Texas History: Respite!


When I was a youngster, my mother and I would shop at Joske’s department store in downtown San Antonio. Often, we stopped to visit St. Joseph’s Catholic Church on Commerce Street. We would slip in and sit in the back as the Mass was conducted.


Though we were not Catholic, Mom wanted me to know about the church. She would clarify the various rites and rituals being administered by the priest, and explained the beautiful stained glass windows and the murals on the side altars. It was an inspiring respite in a busy day.


Years later, this amazing church still stands out like a brilliant jewel set in the plinth of unsightly commercial buildings. It is believed that the cornerstone of St. Joseph church was laid in 1868 on ground that was the second site of the Mission San Antonio de Valero (the Alamo), before relocating to where the Alamo now stands.


At first, the small congregation held services in the Alamo. But when the abandoned land became available, congregants purchased it and started construction on their Gothic-inspired sanctuary. A steeple was added in 1898, and stained glass windows were imported from a factory in Munich, Germany, in 1902.


St. Joseph’s church was built to serve the large German immigrant population of the area. Friar Henry Pfefferkorn is still remembered as the founder of the Liederkranz, an all male chorus that continues to perform to this day.


Pfefferkorn is also credited with painting the Annunciation and the Assumption murals on the side altars.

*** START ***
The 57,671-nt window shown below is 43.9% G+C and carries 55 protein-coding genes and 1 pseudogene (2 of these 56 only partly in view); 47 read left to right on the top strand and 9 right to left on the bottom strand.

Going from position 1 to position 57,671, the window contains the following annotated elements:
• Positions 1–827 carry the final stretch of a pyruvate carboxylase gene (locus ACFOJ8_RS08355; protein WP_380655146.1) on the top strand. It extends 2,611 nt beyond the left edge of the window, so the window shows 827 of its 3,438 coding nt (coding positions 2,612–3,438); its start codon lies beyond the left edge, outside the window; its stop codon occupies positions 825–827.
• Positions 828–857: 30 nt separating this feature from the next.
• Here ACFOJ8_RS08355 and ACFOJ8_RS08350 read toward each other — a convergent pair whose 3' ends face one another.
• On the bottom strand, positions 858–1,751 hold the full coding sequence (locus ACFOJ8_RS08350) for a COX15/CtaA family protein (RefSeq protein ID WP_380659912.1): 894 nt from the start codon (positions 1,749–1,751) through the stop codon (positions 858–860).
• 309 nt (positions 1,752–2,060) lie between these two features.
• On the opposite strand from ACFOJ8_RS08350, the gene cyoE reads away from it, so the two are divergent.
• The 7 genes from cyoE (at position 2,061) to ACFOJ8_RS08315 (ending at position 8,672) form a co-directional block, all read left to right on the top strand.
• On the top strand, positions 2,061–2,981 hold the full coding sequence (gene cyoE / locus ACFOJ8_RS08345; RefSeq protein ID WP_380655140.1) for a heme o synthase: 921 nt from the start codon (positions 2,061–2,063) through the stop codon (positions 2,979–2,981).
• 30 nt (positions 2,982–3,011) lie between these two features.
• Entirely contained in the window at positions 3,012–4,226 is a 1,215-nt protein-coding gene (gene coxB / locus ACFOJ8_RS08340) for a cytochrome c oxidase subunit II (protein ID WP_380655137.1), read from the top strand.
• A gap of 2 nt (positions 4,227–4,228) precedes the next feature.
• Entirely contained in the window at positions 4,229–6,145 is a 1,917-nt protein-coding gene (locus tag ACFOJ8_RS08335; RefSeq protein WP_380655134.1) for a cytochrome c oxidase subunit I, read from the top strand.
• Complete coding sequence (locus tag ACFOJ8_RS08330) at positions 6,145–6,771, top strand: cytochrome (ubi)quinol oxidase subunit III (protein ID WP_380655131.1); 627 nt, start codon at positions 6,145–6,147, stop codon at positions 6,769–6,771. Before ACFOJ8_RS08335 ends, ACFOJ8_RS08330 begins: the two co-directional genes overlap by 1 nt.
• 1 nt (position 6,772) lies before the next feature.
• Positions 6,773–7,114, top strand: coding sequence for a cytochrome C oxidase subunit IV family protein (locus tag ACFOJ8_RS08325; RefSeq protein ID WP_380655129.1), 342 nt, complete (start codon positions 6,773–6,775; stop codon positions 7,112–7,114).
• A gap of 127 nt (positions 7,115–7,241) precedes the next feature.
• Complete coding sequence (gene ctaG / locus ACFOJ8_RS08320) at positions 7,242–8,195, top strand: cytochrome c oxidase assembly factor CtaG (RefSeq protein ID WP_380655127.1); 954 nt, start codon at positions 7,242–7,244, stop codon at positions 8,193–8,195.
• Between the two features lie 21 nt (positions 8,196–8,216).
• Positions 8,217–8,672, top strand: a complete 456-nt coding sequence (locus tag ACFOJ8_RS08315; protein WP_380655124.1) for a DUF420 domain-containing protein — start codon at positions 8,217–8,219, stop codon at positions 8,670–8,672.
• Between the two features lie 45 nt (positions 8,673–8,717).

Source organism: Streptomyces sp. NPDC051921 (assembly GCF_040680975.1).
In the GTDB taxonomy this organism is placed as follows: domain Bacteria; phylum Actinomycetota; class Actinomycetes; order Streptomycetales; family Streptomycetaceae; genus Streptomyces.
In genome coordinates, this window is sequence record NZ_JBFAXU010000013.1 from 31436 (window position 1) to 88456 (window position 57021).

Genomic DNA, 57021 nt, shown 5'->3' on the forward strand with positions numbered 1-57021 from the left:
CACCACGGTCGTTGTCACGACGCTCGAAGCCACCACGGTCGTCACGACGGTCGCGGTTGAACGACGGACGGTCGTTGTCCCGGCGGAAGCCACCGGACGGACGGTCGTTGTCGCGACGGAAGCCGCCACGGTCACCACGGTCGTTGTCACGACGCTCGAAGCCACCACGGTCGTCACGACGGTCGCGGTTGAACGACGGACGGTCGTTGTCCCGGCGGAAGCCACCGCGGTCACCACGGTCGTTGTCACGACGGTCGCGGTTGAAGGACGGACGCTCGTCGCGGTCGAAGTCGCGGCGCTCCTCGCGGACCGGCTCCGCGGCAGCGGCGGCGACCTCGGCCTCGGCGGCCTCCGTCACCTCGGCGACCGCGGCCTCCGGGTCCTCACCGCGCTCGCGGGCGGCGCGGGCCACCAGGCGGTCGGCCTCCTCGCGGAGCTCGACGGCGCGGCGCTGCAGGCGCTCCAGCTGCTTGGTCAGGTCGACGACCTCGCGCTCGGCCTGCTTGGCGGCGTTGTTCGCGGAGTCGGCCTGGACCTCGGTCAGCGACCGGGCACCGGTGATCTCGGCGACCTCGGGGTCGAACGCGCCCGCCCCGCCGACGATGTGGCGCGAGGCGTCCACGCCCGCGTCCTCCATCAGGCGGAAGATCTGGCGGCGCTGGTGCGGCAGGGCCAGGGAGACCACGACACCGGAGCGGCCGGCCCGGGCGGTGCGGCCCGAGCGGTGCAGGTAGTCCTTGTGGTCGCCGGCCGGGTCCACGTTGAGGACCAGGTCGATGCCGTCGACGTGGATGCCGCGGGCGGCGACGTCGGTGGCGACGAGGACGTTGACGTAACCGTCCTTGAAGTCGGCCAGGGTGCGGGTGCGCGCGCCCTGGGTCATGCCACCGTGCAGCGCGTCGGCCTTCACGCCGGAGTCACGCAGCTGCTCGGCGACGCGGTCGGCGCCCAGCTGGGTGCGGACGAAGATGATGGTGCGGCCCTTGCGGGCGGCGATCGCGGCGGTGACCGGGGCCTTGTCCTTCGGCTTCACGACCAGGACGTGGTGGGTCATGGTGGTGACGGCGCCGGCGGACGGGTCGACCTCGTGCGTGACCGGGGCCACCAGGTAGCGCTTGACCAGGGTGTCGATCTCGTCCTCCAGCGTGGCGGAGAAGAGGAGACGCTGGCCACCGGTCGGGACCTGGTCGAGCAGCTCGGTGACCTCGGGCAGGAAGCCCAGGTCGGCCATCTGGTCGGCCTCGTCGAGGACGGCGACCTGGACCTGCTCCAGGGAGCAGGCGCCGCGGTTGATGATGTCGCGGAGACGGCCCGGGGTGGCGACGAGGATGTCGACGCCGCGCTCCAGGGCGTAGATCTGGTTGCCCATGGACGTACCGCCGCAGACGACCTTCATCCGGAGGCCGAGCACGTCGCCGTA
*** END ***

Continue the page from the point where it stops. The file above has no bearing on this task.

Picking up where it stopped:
Next door to St. Joseph’s church, the Joske’s department store had become a regional shopping destination. By 1945, the success of their business required them to enlarge their store. Joske’s approached St. Joseph’s church and offered to buy their grounds, church, and rectory. However, after prayer and much discussion, the membership voted unanimously to not sell.


In turn, Joske’s bought the property on all three sides of the church and built a huge multistory building. Now, St. Joseph’s church is almost completely surrounded by what is called RiverCenter Mall. Parishioners are forced to have multiple services and to rent space for vehicle parking and social gatherings.


Even in adversity, St. Joseph’s church has become a vibrant, multi-cultural worship center sparkling among the dreary glass and steel of downtown. Every day, people like my mother and I step away from their hurried life to soak in the beauty and peace that is found in the friendly confines of the church.


It reminds me of the loving invitation that Jesus gave humanity in Matthew 11:28 KJV, “Come unto Me, all ye that labor and are heavy laden, and I will give you rest.” As St. Joseph’s church opens its doors to the weary, so Christ opens His arms to those who are lost and exhausted. Stop in for a visit soon.

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